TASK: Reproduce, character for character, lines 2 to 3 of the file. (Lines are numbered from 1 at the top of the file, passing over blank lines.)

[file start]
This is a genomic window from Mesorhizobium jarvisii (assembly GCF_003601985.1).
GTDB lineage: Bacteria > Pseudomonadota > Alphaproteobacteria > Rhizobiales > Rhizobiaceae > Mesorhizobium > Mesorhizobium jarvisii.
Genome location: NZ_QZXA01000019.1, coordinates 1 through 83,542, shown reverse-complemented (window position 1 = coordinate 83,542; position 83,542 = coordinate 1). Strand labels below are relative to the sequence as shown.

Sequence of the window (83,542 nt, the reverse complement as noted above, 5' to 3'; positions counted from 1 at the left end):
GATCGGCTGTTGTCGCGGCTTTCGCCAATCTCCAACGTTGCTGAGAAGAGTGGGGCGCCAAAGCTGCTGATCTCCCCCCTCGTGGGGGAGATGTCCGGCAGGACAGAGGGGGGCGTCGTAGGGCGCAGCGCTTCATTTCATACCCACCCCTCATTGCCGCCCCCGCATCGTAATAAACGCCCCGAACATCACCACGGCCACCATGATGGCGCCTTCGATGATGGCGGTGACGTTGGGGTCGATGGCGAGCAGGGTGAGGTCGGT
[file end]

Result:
GTDB lineage: Bacteria > Pseudomonadota > Alphaproteobacteria > Rhizobiales > Rhizobiaceae > Mesorhizobium > Mesorhizobium jarvisii.
Genome location: NZ_QZXA01000019.1, coordinates 1 through 83,542, shown reverse-complemented (window position 1 = coordinate 83,542; position 83,542 = coordinate 1). Strand labels below are relative to the sequence as shown.